One of the key factors underlying the Army's status as the preeminent land-based military force in the world is its ability to integrate and employ the Reserve component—the Army National Guard and the U.S. Army Reserve—as part of the operating force. This incorporation of the Reserve component is crucial to maintaining one of the Army's decisive advantages in the global environment: its ability to sustain itself over global distances. With the majority of the Army's total sustainment force in the Reserve component, the Guard and Reserve provide the depth needed to sustain Army forces in all but the most limited contingencies.
For example, at echelons above brigade, Reserve component sustainment units comprise over 72 percent of the total force. That number is projected to increase to 77 percent by 2017, with 100 percent of many capabilities found only in the Guard and Reserve.
While serving as the commander of the Surface Deployment and Distribution Command (SDDC), I saw firsthand the invaluable contributions made to the fight by the Reserve forces. They clearly understood the importance of support to the warfighter, embraced the mission, and melded seamlessly into the organization with the Active component.
Because the Reserve component is such an important part of the sustainment force, the Army Combined Arms Support Command (CASCOM) and its proponent schools are heavily engaged across the doctrine, organization, training, materiel, leadership and education, personnel, and facilities spectrum to ensure continued institutional support to the Guard and Reserve.
That engagement begins with CASCOM's organizational structure, where Reserve component personnel are integrated at every level. The integration starts in the command group, where CASCOM's Deputy Commanding General (DCG) for Mobilization and Training is a Reserve brigadier general. Supporting the DCG are over 70 Active Guard Reserve Soldiers assigned to the CASCOM staff and its proponent schools. These Soldiers' understanding of the Reserve component's structure and training environment provides the critical insights that CASCOM needs to effectively support the Guard and Reserve.
The knowledge and understanding possessed by its Reserve component personnel, in turn, provide the foundation for CASCOM's direct support of Reserve component education and training. The size of this support can be seen in the student load for 2010, when CASCOM schools trained more than 27,000 Reserve component sustainment Soldiers.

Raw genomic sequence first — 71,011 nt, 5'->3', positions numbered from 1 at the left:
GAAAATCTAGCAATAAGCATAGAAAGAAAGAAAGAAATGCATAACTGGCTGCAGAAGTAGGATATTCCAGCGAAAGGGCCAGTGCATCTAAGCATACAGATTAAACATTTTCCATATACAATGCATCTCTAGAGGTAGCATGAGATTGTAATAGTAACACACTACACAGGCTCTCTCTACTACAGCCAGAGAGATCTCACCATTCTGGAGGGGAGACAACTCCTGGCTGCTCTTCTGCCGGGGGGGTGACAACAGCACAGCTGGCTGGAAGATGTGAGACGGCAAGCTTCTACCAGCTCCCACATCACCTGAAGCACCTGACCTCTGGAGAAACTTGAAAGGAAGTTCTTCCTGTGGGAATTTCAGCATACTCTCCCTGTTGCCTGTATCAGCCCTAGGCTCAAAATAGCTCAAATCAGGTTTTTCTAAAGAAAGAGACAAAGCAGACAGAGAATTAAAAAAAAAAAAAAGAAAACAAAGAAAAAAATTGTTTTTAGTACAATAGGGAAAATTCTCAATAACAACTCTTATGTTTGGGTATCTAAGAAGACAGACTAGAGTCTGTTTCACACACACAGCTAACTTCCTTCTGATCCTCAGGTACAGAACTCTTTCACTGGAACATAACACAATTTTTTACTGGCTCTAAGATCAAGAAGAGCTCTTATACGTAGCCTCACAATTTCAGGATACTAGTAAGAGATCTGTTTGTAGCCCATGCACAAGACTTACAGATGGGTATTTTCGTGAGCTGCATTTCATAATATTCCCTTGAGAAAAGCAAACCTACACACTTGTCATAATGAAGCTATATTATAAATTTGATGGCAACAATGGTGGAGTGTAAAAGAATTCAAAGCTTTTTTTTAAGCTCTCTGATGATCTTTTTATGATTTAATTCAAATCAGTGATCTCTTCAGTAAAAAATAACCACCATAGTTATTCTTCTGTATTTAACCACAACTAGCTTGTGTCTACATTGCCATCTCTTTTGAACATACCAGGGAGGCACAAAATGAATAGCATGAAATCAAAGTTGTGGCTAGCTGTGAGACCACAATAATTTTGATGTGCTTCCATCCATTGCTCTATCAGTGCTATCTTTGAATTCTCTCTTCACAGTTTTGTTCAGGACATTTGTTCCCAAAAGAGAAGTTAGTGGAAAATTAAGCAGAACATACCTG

CASCOM also worked closely with the Army National Guard's regional training institutes and the Army Reserve's 94th Training Division to train an additional 28,000 sustainment Soldiers. CASCOM's ongoing effort to update both Active and Reserve component programs of instruction in its schools ensures that all Soldiers, regardless of which school provides their training, meet the same standards upon graduation.
Beyond the schoolhouses, CASCOM provides major support to the collective training of both Components through the Command Post Exercise–Sustainment (CPX–S). This innovative collective exercise fills a training gap for Active, Guard, and Reserve expeditionary sustainment commands, sustainment brigades, and movement control battalions as they prepare to deploy.
Reverse collection and analysis team events for redeploying units have identified the CPX–S as one of the most important training events Soldiers received during their preparation for deployment. The CPX–S is not currently a program of record, so CASCOM is working with the Army Training and Doctrine Command, the Guard and Reserve, and the Army Forces Command to develop a long-term training strategy to meet sustainment units' needs.
In the coming months and years, CASCOM support of the Reserve component faces two major challenges: a more austere funding environment that will affect all Army organizations and programs, and the transformation of the Army's way of doing business to an enterprise approach.
At a time of funding constraints, CASCOM is using new technologies and strategies to maximize institutional training for the Guard and Reserve. Innovations resulting from the new Army Leader Development Strategy, Army Learning Concept, and Army Training Concept hold great promise for the Reserve component. Increased use of distance learning, digital applications, and skills-based training will facilitate instruction that reaches Guard and Reserve sustainment Soldiers more efficiently and effectively.
Delivering training directly to the point of need, testing Soldiers before their training, and tailoring their learning based on the results of those tests will improve the quality of training provided to Reserve component Soldiers and help to reduce the time they spend away from their civilian jobs. Funding and careful integration of the Reserve component into CASCOM's overall strategy will remain vital, but these new strategies hold the promise of enhanced institutional training for the Reserve component in the future.
The Army cannot retain its dominance in the future without a ready, operational Reserve component. The last 10 years have demonstrated that the Reserve component is fully up to all challenges. As the Army faces a new, more resource-constrained environment, CASCOM is dedicated to ensuring that its support of the Reserve component does not falter. Challenges remain, but the Reserve component will be ready when called and, through them, so will the sustainment community.